BAGHDAD — An Iraqi general formerly in charge of special Interior Ministry forces said yesterday that a senior Iranian intelligence officer was in charge of a network of detention centers where suspected insurgents were routinely tortured and sometimes killed.
Gen. Muntazar Jasim al-Samarrai spoke to The Washington Times just as Prime Minister Ibrahim al-Jaafari said he had widened an urgent investigation into complaints of abuse and torture in the country’s detention facilities.
The prime minister, who has been pressured by Washington and United Nations officials to end prisoner abuses, promised at a press conference a “very quick” public announcement on the findings.
Gen. al-Samarrai said the Iranian intelligence officer, Tahseer Nasr Lawandi, works directly under the Kurdish deputy minister, Gen. Hussein Kamel, and is known throughout the ministry as “The Engineer.”
“The Engineer was behind the torturing and killing in the ministry and was also in charge of Jadriya prison,” said Gen. al-Samarrai, who left the ministry after a dispute with superiors and is now living in Jordan.
U.S. troops raided the secret Jadriya facility in mid-November and found 166 prisoners, many emaciated and bearing obvious signs of torture.
An American raid on Thursday on another facility in Baghdad found 625 prisoners huddled in overcrowded and degraded conditions, including at least 13 who required hospitalization. The existence of that prison was first reported by The Washington Times on Saturday.
On Sunday, The Times in a joint investigation with World News & Features identified the locations of at least four other detention centers where torture was said to be routine. Gen. al-Samarrai said yesterday that he knew of 10 such facilities.
Mr. Lawandi, who had been a colonel in the Iranian Mukhabarat intelligence service, was granted Iraqi citizenship May 12, 2004, and awarded the rank of general, Gen. al-Samarrai said by telephone from Amman, Jordan, where he moved his family after two attempts on his life.
The Iranian officer not only masterminded interrogations, tortures and executions at the prisons, but also would take part in torture sessions, often using an electric drill, Gen. al-Samarrai said.
Some of the tortured prisoners were found in morgues with drill holes in their legs and eyes, according to another security source, who declined to be identified.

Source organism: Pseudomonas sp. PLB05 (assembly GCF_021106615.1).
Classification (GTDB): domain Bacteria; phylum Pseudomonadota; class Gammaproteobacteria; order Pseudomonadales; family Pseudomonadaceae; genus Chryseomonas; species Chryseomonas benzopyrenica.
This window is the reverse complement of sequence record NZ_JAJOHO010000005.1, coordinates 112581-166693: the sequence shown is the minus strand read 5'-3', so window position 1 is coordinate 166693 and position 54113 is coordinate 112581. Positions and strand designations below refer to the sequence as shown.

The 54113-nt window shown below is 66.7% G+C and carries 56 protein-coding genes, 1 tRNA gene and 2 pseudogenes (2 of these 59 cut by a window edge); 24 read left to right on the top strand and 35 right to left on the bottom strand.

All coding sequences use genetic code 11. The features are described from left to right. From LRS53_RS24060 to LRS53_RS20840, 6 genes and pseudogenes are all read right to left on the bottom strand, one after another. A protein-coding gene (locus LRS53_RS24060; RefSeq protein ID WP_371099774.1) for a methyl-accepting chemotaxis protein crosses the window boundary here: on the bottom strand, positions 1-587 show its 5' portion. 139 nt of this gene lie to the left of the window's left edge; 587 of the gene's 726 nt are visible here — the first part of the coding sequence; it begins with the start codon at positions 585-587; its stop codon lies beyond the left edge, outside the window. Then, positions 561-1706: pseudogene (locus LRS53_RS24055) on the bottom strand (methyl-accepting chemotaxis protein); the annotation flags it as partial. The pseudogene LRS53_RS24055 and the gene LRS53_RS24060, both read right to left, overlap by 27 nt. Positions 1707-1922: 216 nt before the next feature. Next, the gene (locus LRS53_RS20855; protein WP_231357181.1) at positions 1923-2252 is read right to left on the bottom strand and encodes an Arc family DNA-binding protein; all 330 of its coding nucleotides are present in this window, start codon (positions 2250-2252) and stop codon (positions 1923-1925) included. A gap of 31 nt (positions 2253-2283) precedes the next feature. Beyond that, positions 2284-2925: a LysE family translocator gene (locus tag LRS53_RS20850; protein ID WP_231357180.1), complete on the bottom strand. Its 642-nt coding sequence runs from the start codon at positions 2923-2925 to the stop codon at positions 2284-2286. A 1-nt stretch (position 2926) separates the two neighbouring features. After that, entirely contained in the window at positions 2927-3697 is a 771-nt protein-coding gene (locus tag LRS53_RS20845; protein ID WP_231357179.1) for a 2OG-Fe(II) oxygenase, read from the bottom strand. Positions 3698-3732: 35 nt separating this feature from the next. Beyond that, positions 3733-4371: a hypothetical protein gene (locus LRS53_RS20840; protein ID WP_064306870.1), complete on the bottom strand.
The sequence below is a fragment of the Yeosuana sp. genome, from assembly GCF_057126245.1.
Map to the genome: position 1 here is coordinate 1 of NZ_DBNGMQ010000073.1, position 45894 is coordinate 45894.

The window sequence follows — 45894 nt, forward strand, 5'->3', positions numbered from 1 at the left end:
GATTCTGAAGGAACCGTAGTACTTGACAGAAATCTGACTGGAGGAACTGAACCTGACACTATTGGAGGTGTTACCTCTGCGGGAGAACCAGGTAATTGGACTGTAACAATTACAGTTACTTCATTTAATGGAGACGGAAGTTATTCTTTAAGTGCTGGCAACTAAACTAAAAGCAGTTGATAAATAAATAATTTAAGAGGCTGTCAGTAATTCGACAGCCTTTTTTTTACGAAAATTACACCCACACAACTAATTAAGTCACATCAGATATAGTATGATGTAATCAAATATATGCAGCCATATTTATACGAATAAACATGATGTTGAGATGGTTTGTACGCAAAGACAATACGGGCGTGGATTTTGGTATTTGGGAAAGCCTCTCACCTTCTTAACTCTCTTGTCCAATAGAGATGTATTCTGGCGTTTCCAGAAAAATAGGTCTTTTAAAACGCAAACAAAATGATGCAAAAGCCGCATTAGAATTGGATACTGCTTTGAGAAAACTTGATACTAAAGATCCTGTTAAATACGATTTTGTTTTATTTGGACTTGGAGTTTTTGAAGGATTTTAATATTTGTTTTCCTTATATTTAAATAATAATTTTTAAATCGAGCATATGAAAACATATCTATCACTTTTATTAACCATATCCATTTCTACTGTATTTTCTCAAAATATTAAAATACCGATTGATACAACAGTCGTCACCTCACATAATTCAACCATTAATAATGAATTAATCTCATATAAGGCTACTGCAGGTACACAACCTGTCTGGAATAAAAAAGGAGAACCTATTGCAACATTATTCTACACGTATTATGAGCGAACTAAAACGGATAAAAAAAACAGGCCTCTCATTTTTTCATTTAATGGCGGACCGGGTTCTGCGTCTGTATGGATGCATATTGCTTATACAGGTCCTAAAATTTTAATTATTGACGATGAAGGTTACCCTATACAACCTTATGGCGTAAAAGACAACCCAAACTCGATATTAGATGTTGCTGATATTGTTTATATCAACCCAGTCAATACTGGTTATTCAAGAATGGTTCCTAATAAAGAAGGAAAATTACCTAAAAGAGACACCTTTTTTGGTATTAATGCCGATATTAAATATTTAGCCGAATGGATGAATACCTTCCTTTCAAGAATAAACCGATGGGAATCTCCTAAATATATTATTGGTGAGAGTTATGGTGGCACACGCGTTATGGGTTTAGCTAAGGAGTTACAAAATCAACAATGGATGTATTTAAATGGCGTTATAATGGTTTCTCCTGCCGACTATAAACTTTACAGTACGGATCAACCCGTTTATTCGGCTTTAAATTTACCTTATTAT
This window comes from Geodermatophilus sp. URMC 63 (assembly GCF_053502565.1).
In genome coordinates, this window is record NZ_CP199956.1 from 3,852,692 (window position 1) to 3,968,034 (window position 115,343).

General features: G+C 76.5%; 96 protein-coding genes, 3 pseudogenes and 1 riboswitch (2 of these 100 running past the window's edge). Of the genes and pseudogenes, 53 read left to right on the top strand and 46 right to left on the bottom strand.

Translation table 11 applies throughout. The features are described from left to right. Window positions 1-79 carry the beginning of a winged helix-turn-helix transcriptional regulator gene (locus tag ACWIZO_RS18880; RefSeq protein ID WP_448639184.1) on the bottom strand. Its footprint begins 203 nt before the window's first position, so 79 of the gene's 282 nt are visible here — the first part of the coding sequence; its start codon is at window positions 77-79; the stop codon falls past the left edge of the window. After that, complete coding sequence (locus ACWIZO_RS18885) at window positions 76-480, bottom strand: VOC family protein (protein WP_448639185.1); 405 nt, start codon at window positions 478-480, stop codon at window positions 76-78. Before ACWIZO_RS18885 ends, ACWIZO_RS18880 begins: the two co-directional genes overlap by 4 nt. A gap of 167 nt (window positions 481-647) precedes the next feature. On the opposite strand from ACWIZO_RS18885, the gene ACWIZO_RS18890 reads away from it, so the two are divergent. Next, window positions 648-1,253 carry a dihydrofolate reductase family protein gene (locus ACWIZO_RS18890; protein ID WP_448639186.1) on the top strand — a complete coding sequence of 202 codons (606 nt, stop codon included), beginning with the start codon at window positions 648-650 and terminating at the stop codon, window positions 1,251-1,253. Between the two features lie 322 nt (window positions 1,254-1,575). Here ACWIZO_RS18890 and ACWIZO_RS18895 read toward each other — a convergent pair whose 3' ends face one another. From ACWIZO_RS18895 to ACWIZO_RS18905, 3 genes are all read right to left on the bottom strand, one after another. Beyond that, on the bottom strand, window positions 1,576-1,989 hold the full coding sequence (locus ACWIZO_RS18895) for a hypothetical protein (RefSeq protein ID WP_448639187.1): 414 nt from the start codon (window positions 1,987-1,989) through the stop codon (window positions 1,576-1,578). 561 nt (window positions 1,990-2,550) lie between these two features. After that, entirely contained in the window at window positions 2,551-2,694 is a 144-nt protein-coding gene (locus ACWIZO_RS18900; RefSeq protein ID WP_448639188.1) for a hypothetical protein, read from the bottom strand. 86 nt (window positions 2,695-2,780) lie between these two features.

The general said Mr. Lawandi had worked with the minister and deputy minister to form a special security service to run the detention and interrogation operation and a separate group called the Wolf Brigade to capture suspects and bring them to the secret locations — usually under cover of darkness.
Gen. al-Samarrai, a 46-year-old career officer, was ousted from the Interior Ministry in a purge of about 600 staff in July. Many were replaced by hard-line loyalists to new Interior Minister Bayan Jabr Solagh and his allies in the Badr Brigade, a militia affiliated with Iraq’s largest Shi’ite religious party, the Supreme Council for Islamic Revolution in Iraq.
The general said the minister had brought 17,000 Badr organization fighters into the ranks of Interior Ministry forces after Iraq’s militias were officially disarmed. Most had received military training in Iran and were infiltrated into Iraq soon after the defeat of dictator Saddam Hussein.
Gen. al-Samarrai said he had angered his superiors by replacing the members of an ineffectual 14-member inquiry commission and by releasing 124 detainees from a facility north of Baghdad.
That jibes with remarks by religious leader Abdel Karim Abdel Razzak, who recently told an Arab television station that Gen. al-Samarrai had freed him from prison.
While in the ministry and on visits to detention facilities, Gen. al-Samarrai said, he often heard the officers and jailers speaking among themselves in Farsi, the Iranian language, echoing previous statements to The Washington Times by businessmen who visited the ministry. Iraqi Shi’ites, although adherents of the same branch of Islam, speak Arabic, not Farsi.
Gen. al-Samarrai also said that salaries for many of the ministry’s employees came from Iran.
“Most of the torturers were either Iranians or were Iraqis who had lived in Iran and had come to Iraq after the invasion” in 2003, he said.
Gen. al-Samarrai listed in detail a number of secret detention and interrogation facilities that had been set up apart from the Jadriya prison.
Four were in the Iraqi capital, including the one raided by American forces Thursday, he said.
Another three are in largely Shi’ite regions of the country, the general said. He said there are also two detention centers for women in Baghdad, where “female prisoners are tortured and raped.”
Distributed by World News & Features (www.worldnf.com)